• August 2, 2018

    Fla. Bar, Traffic Ticket Law Firm Seek End To Antitrust Suit

    The Florida Bar and a traffic ticket law firm asked a federal court to end ticket services startup TIKD's multimillion-dollar antitrust suit against them Wednesday, saying they acted separately and properly in seeking review of the legality of TIKD's practices.

  • August 2, 2018

    Bowles Rice's $10M Coverage Bid Halved In Insurance Row

    Bowles Rice LLP’s professional liability insurer is on the hook for at most $5 million, not $10 million, to cover underlying claims that the law firm cost a title insurer tens of millions of dollars in a troubled power plant build, a federal judge in West Virginia has ruled.

  • August 2, 2018

    Locks Law Appeals NFL Concussion Deal Fees Breakdown

    Locks Law Firm on Thursday filed notice with the Pennsylvania federal court handling the NFL concussion settlement that it is appealing the order allocating $112.5 million in attorneys' fees in the case.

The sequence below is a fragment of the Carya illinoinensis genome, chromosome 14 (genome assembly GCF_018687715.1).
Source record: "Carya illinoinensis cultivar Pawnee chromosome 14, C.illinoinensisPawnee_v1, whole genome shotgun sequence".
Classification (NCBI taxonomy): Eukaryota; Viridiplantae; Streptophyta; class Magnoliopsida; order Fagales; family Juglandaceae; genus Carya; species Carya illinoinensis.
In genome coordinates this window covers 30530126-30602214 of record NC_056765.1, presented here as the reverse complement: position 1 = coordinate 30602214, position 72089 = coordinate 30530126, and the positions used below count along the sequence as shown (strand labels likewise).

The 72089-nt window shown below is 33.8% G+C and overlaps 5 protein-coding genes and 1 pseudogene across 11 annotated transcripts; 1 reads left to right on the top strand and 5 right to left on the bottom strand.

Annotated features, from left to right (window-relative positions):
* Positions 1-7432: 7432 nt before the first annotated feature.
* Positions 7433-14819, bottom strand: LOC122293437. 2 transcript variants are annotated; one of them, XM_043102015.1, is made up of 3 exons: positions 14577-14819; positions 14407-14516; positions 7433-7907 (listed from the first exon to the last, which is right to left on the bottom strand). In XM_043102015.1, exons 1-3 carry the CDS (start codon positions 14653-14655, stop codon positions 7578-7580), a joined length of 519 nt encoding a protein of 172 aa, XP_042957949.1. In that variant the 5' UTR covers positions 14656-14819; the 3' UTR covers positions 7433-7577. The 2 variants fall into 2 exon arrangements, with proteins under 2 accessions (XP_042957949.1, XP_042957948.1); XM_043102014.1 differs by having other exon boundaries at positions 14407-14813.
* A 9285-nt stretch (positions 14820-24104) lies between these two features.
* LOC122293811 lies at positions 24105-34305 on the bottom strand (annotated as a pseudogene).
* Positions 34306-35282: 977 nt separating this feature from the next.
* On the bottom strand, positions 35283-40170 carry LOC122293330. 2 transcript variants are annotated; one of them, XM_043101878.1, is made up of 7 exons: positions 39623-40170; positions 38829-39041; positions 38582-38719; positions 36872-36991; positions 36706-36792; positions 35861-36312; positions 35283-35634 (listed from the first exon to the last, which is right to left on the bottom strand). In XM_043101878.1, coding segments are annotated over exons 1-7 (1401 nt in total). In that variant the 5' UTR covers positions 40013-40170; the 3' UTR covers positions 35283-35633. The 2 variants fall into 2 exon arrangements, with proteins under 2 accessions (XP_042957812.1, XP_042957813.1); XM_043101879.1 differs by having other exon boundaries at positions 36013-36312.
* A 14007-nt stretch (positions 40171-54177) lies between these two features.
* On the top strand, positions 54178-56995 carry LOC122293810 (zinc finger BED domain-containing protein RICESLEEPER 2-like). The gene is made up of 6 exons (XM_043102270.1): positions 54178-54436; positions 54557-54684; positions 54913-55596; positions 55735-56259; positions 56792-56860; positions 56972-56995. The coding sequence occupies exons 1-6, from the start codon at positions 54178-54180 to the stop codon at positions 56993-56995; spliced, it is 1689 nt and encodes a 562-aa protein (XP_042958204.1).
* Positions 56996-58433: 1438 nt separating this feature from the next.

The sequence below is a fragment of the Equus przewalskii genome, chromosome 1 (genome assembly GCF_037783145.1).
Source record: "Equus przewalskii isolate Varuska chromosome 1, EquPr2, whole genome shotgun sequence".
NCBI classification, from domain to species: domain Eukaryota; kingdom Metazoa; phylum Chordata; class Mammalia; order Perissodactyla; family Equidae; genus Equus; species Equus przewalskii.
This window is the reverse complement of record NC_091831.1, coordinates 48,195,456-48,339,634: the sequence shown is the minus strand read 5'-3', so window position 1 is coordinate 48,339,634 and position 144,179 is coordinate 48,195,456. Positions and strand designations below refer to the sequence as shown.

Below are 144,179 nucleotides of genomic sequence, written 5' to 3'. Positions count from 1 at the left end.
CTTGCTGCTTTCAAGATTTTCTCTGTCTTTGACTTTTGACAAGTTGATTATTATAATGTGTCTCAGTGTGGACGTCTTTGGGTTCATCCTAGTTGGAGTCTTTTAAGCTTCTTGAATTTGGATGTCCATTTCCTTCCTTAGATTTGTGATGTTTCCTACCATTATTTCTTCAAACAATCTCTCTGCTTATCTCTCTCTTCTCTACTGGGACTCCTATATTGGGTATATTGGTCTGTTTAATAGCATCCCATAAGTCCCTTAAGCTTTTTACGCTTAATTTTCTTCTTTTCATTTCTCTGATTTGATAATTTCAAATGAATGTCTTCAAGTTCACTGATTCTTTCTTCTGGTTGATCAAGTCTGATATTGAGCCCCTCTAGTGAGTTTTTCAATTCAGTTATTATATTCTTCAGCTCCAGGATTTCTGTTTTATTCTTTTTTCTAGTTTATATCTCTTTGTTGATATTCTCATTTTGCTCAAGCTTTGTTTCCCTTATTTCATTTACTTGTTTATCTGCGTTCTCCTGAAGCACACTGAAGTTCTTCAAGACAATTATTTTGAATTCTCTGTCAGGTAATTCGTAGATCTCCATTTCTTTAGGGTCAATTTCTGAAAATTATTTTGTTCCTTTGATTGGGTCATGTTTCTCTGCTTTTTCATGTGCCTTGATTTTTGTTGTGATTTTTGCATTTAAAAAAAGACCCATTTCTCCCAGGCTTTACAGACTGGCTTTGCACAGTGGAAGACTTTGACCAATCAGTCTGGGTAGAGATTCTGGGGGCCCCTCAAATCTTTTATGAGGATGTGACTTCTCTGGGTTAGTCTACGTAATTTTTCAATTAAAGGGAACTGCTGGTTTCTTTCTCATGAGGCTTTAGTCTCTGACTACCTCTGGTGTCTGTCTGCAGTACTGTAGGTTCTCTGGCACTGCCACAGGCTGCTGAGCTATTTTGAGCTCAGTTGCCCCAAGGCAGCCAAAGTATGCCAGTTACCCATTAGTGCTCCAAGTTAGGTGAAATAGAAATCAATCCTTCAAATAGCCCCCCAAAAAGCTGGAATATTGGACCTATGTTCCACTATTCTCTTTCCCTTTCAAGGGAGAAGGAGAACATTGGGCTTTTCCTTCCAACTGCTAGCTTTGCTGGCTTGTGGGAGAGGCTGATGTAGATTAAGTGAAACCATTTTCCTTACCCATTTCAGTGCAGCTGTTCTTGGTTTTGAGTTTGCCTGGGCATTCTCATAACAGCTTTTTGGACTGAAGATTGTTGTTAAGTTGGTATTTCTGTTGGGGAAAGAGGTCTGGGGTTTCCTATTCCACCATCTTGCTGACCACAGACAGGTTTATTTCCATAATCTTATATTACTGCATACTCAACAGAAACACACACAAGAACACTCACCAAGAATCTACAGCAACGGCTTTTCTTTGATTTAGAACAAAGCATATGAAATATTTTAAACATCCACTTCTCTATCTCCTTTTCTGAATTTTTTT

• August 2, 2018

    Law360's The Week In Discipline

    An Ohio lawyer who escaped conduct charges for representing a client he’d never met on an appeal and an Indiana attorney who stumbled through a Chapter 7 matter lead Law360's The Week in Discipline, which compiles sanctions and conduct charges that may have flown under the radar.

  • August 2, 2018

    Posner, Pro Se Aren't Entitled To Rationale, 4th Circ. Says

    The Fourth Circuit affirmed a lower court’s decision to deny a pro se litigant, who is being advised by former Seventh Circuit Judge Richard Posner, an opportunity to amend his complaint, finding that the court was not required to explain its decision.

  • August 2, 2018

    CNA Needn't Defend Atty DQ'd From Deepwater Deal

    A CNA Financial Corp. unit doesn’t have to cover costs Andry Law Group LLC and its principal incurred defending proceedings that led to the firm being barred from participating in the court-supervised settlement program for the Deepwater Horizon oil spill, a Louisiana federal judge ruled Thursday, saying the firm faced no claims for potentially covered damages.

  • August 2, 2018

    Retired Immigration Judges Slam High-Profile Case's Transfer